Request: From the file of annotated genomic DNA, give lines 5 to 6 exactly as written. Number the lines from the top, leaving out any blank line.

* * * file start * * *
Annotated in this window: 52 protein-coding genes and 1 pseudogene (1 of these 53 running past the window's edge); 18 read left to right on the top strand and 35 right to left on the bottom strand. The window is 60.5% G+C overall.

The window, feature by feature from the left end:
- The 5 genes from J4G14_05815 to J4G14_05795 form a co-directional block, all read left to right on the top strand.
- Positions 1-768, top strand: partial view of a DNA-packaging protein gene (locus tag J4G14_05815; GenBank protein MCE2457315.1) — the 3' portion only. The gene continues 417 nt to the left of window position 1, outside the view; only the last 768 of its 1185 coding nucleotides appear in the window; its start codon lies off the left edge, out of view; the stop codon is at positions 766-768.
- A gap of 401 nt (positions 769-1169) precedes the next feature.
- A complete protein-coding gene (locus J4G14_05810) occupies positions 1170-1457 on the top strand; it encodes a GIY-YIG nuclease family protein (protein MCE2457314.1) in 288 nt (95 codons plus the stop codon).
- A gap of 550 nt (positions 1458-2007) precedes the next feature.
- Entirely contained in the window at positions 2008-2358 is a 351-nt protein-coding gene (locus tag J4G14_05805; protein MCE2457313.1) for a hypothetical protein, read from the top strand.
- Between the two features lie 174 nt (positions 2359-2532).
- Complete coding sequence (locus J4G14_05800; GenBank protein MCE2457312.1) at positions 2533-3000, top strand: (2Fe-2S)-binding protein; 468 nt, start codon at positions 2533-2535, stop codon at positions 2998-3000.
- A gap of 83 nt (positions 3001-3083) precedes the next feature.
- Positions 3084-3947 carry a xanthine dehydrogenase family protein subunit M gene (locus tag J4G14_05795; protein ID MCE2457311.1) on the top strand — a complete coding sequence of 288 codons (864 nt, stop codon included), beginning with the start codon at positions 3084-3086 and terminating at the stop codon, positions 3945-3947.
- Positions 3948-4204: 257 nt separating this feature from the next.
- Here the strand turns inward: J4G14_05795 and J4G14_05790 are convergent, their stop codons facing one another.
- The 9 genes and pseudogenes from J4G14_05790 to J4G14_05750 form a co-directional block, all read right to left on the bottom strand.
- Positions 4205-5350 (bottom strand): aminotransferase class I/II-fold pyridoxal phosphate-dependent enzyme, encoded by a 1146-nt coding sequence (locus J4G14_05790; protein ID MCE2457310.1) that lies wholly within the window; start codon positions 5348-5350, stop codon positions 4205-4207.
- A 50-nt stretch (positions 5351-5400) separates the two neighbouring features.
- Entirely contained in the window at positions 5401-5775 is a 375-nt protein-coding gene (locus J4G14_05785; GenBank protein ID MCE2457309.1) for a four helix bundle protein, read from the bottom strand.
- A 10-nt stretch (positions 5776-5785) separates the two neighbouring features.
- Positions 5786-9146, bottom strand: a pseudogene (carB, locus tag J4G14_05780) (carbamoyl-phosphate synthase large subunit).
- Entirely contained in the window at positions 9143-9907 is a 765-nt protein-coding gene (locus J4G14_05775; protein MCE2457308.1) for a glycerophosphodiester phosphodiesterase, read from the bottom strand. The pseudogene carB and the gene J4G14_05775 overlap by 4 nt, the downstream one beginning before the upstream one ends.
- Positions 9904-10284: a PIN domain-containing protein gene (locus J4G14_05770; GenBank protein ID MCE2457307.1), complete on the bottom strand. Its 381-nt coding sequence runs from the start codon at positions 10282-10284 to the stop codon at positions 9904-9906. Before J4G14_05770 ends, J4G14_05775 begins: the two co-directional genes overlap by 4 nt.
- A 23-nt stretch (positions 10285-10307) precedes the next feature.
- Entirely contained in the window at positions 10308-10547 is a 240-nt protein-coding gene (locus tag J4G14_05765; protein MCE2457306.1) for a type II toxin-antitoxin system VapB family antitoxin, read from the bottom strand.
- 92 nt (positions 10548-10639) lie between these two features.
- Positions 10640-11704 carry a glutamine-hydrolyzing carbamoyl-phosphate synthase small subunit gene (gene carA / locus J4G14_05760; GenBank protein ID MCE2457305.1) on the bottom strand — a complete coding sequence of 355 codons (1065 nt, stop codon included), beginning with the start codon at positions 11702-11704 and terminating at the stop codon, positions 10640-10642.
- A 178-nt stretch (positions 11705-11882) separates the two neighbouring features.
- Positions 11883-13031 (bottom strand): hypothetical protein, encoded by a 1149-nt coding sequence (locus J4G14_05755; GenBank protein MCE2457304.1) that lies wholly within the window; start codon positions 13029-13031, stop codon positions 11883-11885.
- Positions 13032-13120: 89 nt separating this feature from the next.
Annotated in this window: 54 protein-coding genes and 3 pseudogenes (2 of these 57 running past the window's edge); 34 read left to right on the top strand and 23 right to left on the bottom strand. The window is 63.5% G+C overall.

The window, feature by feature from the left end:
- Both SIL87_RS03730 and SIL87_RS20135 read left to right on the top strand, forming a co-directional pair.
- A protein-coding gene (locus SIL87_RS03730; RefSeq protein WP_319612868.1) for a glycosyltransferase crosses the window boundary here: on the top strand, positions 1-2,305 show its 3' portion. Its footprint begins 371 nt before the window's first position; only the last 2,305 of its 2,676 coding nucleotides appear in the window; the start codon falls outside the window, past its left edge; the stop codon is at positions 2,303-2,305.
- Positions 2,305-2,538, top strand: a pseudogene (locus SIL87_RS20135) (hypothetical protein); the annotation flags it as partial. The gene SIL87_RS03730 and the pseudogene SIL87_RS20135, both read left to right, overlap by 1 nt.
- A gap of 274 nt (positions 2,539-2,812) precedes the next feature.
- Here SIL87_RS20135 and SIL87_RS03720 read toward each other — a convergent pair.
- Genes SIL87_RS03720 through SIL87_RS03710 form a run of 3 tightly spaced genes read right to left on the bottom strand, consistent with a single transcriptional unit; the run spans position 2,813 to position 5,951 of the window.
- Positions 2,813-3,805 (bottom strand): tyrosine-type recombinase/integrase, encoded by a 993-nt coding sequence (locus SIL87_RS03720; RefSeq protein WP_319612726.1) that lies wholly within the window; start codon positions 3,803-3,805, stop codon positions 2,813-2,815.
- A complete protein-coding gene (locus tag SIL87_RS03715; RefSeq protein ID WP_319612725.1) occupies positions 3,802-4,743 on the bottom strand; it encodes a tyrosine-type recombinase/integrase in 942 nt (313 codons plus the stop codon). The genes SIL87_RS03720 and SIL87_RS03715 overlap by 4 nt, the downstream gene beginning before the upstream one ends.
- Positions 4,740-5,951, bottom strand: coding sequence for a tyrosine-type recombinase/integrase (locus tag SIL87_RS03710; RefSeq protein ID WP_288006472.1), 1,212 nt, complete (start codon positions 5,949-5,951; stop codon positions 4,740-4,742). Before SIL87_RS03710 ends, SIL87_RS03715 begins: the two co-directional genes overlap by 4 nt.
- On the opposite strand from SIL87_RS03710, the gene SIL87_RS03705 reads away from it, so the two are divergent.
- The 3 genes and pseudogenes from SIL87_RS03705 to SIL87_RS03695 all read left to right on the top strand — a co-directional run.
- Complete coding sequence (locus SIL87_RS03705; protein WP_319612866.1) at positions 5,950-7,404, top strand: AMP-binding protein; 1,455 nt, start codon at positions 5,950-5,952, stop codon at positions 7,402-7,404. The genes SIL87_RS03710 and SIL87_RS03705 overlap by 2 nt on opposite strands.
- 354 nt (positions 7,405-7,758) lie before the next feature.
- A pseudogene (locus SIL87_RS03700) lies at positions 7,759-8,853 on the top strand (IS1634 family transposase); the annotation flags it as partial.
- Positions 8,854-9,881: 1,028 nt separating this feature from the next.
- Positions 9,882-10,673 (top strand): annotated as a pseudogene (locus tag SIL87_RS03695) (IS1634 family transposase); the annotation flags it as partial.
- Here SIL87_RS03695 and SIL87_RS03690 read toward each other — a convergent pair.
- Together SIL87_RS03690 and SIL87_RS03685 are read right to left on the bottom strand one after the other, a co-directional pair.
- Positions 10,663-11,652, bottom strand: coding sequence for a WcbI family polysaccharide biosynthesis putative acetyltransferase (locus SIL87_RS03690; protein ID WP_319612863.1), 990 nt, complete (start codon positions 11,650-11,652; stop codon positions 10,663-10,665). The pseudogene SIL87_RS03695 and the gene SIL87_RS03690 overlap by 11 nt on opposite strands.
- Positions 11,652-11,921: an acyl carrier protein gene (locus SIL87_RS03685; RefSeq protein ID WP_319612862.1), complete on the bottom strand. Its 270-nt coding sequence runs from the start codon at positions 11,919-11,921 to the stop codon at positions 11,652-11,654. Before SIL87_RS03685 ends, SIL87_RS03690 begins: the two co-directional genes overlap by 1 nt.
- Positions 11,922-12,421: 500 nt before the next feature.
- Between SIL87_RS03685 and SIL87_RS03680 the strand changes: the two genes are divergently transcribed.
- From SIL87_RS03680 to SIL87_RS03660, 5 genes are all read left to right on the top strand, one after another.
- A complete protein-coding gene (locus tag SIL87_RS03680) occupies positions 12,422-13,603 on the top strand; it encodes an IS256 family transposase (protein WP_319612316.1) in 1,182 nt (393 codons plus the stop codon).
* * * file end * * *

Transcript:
- A gap of 401 nt (positions 769-1169) precedes the next feature.
- A complete protein-coding gene (locus J4G14_05810) occupies positions 1170-1457 on the top strand; it encodes a GIY-YIG nuclease family protein (protein MCE2457314.1) in 288 nt (95 codons plus the stop codon).